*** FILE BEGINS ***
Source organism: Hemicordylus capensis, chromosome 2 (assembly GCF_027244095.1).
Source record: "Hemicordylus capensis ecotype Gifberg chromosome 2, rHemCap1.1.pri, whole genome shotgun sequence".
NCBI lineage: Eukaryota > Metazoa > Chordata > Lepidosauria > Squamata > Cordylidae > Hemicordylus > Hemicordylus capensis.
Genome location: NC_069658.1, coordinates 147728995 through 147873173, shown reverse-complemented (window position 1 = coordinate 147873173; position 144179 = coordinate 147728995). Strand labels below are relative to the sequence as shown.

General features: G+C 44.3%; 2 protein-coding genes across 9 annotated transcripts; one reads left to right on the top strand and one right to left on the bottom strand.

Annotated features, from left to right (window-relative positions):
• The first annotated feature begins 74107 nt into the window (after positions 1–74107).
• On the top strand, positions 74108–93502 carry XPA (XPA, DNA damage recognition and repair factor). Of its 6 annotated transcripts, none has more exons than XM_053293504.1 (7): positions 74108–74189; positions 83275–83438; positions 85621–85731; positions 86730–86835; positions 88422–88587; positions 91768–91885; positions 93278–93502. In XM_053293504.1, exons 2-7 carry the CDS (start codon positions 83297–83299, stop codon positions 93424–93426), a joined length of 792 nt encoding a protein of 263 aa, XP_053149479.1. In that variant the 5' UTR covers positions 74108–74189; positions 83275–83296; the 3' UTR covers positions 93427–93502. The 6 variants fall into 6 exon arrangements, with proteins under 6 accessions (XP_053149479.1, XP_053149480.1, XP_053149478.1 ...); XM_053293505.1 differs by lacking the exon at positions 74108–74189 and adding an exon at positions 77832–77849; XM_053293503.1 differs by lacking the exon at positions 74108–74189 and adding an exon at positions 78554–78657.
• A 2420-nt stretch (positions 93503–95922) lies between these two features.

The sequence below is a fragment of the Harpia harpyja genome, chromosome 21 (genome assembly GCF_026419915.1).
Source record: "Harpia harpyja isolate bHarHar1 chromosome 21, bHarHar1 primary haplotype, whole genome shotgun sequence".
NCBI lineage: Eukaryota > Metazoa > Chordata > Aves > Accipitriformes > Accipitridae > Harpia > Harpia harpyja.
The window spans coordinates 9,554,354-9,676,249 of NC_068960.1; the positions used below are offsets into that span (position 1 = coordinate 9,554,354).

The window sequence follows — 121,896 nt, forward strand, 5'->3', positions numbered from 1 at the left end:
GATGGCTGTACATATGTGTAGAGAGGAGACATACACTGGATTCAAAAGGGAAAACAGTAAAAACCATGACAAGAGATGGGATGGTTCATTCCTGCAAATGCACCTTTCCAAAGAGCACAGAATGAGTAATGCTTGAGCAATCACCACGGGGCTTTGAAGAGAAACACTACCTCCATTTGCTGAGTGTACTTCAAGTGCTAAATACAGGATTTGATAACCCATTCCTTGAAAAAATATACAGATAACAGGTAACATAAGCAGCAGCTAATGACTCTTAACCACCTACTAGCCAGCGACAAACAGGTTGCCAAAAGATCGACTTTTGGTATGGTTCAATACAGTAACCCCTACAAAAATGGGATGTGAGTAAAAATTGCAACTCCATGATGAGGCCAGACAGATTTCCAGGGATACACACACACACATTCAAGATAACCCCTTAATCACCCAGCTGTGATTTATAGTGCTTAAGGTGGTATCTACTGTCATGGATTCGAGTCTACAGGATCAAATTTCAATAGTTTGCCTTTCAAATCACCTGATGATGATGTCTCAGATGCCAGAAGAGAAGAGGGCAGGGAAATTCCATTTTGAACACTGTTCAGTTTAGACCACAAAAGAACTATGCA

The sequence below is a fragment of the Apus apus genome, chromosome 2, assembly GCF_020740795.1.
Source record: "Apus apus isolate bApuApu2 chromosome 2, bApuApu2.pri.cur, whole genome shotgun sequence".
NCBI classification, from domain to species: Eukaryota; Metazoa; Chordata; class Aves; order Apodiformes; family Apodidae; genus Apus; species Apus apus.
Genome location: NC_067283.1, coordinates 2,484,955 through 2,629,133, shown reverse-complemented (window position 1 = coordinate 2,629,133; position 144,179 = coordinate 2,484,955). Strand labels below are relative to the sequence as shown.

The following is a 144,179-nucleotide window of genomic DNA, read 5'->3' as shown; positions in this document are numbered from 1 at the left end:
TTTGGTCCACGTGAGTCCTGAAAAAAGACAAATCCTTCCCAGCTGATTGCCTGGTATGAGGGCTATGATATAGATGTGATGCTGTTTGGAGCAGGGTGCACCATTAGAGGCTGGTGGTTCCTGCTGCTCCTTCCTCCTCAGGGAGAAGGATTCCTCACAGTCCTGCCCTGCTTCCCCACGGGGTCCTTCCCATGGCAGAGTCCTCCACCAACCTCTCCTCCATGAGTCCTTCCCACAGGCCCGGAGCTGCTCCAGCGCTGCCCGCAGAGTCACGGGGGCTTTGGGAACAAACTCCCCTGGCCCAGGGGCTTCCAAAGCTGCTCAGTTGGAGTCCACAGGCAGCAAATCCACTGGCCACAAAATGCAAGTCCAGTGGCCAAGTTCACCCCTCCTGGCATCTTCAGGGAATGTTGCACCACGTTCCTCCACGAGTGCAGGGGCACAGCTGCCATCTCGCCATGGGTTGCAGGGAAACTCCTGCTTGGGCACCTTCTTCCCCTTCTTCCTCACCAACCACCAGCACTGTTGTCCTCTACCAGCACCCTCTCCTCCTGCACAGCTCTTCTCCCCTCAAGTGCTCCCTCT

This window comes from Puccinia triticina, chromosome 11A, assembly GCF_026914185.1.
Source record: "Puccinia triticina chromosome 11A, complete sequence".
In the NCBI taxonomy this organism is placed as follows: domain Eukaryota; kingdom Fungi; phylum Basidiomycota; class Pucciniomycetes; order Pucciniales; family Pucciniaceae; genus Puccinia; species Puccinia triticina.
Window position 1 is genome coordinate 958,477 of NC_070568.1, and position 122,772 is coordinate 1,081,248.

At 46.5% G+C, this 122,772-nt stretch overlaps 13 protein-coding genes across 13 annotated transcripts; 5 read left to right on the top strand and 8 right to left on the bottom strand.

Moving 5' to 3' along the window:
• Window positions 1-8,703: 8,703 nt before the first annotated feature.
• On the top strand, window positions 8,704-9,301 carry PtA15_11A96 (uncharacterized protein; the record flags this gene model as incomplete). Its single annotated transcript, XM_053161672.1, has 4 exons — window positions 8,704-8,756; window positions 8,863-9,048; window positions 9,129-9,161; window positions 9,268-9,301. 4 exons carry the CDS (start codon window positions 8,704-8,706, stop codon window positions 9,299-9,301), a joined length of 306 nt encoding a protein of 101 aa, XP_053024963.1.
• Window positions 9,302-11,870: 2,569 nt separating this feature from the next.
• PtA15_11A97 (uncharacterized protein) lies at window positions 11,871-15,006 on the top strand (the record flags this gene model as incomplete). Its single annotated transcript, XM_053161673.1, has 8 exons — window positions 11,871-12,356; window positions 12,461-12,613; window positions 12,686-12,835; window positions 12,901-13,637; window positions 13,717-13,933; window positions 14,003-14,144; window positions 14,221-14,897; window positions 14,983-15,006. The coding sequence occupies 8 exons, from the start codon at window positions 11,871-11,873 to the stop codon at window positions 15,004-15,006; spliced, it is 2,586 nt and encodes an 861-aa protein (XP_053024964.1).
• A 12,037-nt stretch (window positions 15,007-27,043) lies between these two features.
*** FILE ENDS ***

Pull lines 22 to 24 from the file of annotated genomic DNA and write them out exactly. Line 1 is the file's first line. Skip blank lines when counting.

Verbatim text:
This window comes from Puccinia triticina, chromosome 11A, assembly GCF_026914185.1.
Source record: "Puccinia triticina chromosome 11A, complete sequence".
In the NCBI taxonomy this organism is placed as follows: domain Eukaryota; kingdom Fungi; phylum Basidiomycota; class Pucciniomycetes; order Pucciniales; family Pucciniaceae; genus Puccinia; species Puccinia triticina.